Krauss’ aim is to answer the question “Why is there something rather than nothing?” without resorting to God—and also without bothering to study what previous thinkers of genius have said about the matter. Like Richard Dawkins, Stephen Hawking, Leonard Mlodinow, and Peter Atkins, Krauss evidently thinks that actually knowing something about philosophy and theology is no prerequisite for pontificating on these subjects. 

Nor is it merely the traditional theological answer to the question at hand that Krauss does not understand. Krauss doesn’t understand the question itself. There is a lot of farcical chin-pulling in the book over various “possible candidates for nothingness” and “what ‘nothing’ might actually comprise,” along with an earnest insistence that any “definition” of nothingness must ultimately be “based on empirical evidence” and that “‘nothing’ is every bit as physical as ‘something’”—as if “nothingness” were a highly unusual kind of stuff that is more difficult to observe or measure than other things are.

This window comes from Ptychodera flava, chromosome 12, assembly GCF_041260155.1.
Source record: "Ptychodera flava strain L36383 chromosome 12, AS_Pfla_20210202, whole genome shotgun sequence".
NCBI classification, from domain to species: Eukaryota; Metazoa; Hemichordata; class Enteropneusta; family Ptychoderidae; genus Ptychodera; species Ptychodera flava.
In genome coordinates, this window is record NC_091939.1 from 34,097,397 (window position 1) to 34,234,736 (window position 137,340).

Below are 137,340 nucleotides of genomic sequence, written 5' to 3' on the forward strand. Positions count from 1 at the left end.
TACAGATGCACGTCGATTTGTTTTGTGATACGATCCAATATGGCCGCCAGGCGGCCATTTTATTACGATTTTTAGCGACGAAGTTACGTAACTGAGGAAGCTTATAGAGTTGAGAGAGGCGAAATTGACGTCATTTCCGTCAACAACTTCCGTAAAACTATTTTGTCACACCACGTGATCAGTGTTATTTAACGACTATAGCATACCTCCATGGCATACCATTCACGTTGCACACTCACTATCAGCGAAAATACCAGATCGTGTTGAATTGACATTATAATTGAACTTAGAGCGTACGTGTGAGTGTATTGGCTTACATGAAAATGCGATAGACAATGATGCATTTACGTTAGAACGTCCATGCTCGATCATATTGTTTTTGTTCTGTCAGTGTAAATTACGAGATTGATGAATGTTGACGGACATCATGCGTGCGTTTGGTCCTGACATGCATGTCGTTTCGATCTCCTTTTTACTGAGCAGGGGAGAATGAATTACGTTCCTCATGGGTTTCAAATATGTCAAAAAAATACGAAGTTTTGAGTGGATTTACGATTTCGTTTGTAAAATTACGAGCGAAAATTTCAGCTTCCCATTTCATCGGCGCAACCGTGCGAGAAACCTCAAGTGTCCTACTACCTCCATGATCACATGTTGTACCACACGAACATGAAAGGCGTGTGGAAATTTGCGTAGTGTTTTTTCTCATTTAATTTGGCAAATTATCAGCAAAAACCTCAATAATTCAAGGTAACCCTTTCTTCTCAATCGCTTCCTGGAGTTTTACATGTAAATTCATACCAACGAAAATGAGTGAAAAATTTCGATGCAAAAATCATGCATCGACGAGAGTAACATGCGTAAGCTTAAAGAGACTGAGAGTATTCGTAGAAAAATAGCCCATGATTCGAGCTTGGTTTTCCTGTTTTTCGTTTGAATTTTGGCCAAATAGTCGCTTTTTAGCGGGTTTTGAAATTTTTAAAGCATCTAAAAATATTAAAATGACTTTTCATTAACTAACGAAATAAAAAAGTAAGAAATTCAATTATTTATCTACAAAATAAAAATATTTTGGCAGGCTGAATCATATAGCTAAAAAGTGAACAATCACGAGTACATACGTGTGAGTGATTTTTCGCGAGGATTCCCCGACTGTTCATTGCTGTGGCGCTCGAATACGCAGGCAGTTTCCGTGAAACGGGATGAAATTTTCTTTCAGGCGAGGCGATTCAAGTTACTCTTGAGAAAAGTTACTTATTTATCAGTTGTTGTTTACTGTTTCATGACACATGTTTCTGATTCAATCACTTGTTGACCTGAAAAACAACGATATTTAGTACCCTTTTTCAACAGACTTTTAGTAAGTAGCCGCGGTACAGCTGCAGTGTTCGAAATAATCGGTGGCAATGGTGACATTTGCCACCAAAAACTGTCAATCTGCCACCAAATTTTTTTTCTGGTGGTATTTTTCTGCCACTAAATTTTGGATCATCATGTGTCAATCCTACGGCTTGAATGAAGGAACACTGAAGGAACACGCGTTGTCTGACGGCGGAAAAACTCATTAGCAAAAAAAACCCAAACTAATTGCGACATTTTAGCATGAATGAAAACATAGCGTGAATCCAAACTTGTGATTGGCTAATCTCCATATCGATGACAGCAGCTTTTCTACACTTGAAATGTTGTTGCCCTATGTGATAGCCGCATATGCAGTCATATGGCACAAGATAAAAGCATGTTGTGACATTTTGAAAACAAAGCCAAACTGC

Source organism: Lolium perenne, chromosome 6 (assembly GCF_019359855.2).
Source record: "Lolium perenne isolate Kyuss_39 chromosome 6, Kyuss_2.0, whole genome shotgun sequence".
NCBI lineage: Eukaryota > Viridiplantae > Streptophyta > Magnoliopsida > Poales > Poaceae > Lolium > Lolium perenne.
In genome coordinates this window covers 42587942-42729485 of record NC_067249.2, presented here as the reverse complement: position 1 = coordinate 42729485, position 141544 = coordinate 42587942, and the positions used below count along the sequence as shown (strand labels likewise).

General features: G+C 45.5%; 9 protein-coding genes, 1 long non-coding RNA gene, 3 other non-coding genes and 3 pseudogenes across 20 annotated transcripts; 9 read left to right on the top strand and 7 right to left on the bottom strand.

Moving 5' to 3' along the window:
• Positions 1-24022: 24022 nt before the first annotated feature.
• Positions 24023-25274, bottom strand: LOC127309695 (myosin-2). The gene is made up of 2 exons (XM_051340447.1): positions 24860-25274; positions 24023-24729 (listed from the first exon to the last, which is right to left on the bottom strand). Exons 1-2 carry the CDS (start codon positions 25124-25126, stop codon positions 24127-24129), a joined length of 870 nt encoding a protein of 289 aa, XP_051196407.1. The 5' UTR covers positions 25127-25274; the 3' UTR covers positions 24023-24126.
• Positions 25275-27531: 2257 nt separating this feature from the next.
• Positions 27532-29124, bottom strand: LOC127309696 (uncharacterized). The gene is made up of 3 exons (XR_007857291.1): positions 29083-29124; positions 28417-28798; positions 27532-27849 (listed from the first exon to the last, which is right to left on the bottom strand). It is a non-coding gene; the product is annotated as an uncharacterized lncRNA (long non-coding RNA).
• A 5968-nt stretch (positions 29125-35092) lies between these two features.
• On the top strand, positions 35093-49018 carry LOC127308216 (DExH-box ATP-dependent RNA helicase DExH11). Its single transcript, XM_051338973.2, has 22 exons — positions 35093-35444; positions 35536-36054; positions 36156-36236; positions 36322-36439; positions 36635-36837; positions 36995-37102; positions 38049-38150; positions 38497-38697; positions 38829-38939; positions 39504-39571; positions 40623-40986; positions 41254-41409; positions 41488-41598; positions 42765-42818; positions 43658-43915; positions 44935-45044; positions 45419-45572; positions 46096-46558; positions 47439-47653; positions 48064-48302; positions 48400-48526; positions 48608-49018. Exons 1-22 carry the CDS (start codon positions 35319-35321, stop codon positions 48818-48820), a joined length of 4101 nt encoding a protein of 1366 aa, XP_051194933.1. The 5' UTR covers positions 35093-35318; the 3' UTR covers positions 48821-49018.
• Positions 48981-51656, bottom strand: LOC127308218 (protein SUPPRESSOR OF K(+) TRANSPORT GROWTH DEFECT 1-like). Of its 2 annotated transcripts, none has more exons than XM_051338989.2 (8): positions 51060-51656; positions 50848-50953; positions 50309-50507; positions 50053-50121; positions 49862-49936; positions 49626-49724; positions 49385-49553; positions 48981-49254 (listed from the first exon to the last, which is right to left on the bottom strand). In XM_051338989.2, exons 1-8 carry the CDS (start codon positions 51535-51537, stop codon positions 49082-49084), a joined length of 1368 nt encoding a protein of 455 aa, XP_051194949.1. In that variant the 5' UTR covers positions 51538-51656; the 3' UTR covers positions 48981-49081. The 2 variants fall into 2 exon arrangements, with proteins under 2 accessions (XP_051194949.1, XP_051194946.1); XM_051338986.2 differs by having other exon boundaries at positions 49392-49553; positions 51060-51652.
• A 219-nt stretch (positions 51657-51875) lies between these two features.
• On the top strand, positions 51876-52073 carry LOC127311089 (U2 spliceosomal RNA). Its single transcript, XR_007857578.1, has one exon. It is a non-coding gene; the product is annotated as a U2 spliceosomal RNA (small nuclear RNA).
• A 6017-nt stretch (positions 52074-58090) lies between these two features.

Of course, “nothing” is not any kind of thing in the first place but merely the absence of anything. Consider all the true statements there are about what exists: “Trees exist,” “Quarks exist,” “Smugly ill-informed physicists exist,” and so forth. To ask why there is something rather than nothing is just to ask why it isn’t the case that all of these statements are false. There is nothing terribly mysterious about the question, however controversial the traditional answer. 

The bulk of the book is devoted to exploring how the energy present in otherwise empty space, together with the laws of physics, might have given rise to the universe as it exists today. This is at first treated as if it were highly relevant to the question of how the universe might have come from nothing—until Krauss acknowledges toward the end of the book that energy, space, and the laws of physics don’t really count as “nothing” after all. Then it is proposed that the laws of physics alone might do the trick”though these too, as he implicitly allows, don’t really count as “nothing” either. 

His final proposal is that “there may be no fundamental theory at all”—but just layer upon layer of laws of physics, which we can probe until we get bored. But this is no explanation of the universe at all. In particular, it is nowhere close to what Krauss promised his reader—an explanation of how the universe arose from nothing—since an endless series of “layers” of laws of physics is hardly “nothing.” His book is like a pamphlet titled How to Make a Million Dollars in One Week that turns out to be a counterfeiter’s manual.